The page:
Half of Spanish architects fear an empty order book at some point this year, a report has revealed
The Quarter One 2012 European Architectural Barometer showed that 47 per cent of respondents in Spain expected to have no orders within 12 months.
The country’s economy has been devastated by the global economic downturn, and construction has been particularly badly hit.
Madrid-based Broadway Malyan director Jorge Ponce told AJ recently that some sectors, including residential ‘just stopped’ towards the end of the last decade.
In fact, almost a fifth of practices in Spain saw a significant rise in workloads in the first three months of this year – and the average order book is now full for more than six months.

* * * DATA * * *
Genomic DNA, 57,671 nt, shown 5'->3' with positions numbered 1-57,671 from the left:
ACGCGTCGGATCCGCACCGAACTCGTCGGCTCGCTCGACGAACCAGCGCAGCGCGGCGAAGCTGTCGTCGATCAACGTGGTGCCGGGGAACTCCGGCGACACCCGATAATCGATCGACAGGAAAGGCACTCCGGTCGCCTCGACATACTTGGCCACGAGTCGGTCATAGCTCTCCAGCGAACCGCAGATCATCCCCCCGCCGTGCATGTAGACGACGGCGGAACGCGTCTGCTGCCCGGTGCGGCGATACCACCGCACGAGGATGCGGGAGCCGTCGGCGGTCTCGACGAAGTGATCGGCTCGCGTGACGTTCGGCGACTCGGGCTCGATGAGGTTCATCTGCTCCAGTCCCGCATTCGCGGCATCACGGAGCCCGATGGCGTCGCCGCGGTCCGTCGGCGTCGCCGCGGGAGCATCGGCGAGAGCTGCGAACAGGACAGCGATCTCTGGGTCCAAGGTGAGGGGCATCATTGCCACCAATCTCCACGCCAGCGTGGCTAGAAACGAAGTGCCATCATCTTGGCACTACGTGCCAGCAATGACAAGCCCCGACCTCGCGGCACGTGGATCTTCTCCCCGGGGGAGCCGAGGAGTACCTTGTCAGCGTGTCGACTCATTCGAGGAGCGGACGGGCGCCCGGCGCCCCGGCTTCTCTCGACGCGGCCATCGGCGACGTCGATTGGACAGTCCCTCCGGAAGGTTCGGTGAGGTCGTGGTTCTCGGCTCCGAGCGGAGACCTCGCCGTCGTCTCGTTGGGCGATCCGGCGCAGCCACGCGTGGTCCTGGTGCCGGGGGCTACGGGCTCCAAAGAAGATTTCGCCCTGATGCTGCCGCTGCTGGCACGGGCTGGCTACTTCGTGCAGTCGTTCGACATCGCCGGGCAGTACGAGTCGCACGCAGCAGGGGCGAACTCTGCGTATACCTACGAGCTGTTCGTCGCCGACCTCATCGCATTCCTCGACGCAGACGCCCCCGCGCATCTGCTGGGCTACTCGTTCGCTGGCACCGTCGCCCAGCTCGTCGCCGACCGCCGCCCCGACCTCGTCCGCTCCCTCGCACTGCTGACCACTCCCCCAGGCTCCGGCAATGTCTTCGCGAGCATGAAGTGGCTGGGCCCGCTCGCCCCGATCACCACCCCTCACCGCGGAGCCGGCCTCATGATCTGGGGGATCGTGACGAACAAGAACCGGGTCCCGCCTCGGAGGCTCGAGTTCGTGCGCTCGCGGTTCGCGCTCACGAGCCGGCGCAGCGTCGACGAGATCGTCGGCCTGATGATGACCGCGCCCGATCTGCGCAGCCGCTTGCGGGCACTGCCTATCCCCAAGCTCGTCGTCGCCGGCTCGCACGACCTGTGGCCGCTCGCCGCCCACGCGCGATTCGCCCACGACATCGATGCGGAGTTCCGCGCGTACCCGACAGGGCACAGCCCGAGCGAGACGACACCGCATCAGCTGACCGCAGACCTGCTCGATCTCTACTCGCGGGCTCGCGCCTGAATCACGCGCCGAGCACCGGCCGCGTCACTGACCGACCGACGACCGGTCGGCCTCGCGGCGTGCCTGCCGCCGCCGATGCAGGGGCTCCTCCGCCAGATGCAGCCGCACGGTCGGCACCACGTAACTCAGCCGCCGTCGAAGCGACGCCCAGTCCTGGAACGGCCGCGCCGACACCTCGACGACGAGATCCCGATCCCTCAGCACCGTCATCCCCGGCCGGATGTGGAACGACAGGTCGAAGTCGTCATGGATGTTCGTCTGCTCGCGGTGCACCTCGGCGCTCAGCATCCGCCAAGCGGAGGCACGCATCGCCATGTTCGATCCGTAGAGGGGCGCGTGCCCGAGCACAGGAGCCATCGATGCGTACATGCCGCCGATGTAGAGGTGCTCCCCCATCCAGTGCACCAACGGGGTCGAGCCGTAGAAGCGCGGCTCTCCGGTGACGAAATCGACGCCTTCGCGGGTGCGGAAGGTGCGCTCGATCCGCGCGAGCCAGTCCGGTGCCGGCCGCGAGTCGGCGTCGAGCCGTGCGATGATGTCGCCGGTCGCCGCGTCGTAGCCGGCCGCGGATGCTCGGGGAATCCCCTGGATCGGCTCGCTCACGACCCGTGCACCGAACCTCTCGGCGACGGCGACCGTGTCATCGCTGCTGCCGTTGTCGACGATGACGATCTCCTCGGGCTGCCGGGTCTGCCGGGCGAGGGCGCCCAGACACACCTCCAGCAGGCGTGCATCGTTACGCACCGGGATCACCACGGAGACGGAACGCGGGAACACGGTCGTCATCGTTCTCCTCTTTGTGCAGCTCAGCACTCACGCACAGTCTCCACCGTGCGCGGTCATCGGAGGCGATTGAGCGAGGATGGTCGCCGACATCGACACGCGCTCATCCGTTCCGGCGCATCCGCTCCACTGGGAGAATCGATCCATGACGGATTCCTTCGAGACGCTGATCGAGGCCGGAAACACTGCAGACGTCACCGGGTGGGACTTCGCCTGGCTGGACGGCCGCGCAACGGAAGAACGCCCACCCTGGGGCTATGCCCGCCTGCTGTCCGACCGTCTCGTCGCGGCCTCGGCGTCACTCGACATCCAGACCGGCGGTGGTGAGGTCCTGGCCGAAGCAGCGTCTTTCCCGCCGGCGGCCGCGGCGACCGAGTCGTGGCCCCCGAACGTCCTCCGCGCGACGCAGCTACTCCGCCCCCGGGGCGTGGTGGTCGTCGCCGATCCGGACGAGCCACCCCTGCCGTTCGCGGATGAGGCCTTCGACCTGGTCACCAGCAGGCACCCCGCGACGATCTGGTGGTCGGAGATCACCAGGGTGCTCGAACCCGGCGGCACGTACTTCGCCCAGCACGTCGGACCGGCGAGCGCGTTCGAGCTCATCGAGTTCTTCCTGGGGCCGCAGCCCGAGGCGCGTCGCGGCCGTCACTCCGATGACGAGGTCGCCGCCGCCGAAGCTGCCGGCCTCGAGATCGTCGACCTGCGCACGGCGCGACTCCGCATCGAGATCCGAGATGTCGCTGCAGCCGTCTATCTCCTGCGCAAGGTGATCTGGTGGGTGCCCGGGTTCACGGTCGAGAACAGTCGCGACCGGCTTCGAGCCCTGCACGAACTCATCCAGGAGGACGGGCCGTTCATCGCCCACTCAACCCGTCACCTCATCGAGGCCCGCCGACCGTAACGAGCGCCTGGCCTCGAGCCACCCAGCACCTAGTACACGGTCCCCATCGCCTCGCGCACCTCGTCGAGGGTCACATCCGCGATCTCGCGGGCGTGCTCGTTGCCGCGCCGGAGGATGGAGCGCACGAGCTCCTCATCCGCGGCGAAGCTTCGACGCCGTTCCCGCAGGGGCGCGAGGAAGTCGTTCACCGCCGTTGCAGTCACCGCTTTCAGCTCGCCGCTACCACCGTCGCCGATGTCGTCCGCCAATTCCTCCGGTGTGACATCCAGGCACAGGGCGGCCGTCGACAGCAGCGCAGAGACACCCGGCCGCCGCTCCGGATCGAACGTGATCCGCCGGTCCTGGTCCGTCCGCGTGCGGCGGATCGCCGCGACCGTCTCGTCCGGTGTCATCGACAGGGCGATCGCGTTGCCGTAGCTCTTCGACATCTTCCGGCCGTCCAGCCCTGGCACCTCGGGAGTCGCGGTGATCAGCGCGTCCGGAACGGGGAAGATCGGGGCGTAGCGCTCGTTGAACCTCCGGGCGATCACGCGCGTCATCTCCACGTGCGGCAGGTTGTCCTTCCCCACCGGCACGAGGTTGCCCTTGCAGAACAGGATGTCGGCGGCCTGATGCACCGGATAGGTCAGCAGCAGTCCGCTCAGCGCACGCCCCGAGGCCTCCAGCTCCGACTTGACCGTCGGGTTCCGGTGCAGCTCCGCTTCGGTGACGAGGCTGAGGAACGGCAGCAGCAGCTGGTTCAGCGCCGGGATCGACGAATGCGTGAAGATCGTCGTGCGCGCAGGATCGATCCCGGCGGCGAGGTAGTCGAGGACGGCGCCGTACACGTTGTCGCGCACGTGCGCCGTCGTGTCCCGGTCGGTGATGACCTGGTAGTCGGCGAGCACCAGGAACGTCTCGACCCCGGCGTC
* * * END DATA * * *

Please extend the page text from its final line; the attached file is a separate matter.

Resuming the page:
But this remains well below the European average, and a record number of firms in Spain fear the well will run dry this year.
French practices have the healthiest order books – with an average of almost a year’s work in the bag.
German design firms are just behind the French, with Italian and British order books around the eight-month mark.
French and Dutch architects have about six months’ work secured on average.
The European Architectural Barometer is put together with research involving 1,200 architects across Germany, France, Italy, Spain, the UK and the Netherlands.
AJ reported recently that the outlook for UK firms working on the continent remains bleak despite fears easing of a Greek exit from the euro.